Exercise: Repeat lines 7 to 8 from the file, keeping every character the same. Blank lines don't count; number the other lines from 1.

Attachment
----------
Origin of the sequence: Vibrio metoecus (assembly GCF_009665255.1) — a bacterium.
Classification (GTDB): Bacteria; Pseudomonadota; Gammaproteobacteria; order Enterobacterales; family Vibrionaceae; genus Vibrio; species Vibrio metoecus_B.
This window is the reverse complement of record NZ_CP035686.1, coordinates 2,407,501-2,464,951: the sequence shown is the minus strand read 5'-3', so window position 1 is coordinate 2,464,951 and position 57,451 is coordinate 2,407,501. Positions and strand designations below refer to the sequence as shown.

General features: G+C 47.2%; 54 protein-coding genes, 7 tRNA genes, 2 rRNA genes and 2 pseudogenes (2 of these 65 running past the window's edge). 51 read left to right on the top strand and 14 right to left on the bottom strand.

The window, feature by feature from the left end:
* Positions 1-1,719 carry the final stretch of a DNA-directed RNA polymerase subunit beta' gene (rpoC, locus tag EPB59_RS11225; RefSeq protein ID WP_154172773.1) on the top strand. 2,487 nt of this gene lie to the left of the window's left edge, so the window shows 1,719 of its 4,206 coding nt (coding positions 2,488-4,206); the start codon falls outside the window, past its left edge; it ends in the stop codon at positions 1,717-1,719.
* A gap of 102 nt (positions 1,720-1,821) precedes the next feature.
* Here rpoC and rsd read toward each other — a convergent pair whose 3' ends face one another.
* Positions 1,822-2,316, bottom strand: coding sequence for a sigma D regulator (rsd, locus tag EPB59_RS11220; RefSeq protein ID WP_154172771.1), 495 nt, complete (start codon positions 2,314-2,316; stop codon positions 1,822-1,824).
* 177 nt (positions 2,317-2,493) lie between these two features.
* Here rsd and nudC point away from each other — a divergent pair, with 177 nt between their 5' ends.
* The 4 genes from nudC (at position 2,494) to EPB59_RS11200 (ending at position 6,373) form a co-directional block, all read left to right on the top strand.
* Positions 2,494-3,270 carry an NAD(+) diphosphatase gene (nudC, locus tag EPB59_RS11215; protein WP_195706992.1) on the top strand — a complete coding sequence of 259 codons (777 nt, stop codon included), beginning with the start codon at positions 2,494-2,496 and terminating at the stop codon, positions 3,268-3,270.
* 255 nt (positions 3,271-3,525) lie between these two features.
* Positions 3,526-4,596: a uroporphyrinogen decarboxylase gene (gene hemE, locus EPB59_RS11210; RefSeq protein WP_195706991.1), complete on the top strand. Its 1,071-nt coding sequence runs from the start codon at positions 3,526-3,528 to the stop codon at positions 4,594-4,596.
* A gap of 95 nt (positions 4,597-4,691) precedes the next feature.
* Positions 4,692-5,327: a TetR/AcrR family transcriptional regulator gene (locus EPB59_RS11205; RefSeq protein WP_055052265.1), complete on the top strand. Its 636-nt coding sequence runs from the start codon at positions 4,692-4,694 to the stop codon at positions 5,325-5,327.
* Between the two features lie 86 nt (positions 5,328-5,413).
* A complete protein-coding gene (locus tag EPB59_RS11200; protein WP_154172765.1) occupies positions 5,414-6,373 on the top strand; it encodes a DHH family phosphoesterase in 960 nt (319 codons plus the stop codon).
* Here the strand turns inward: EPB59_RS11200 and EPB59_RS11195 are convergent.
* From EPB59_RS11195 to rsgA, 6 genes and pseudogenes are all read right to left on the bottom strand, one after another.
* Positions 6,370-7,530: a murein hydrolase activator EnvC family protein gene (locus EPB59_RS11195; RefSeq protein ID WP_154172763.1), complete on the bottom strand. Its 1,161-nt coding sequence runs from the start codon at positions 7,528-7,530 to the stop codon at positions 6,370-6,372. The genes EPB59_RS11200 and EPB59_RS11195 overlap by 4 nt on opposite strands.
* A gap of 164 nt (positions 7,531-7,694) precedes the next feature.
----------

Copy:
* A gap of 102 nt (positions 1,720-1,821) precedes the next feature.
* Here rpoC and rsd read toward each other — a convergent pair whose 3' ends face one another.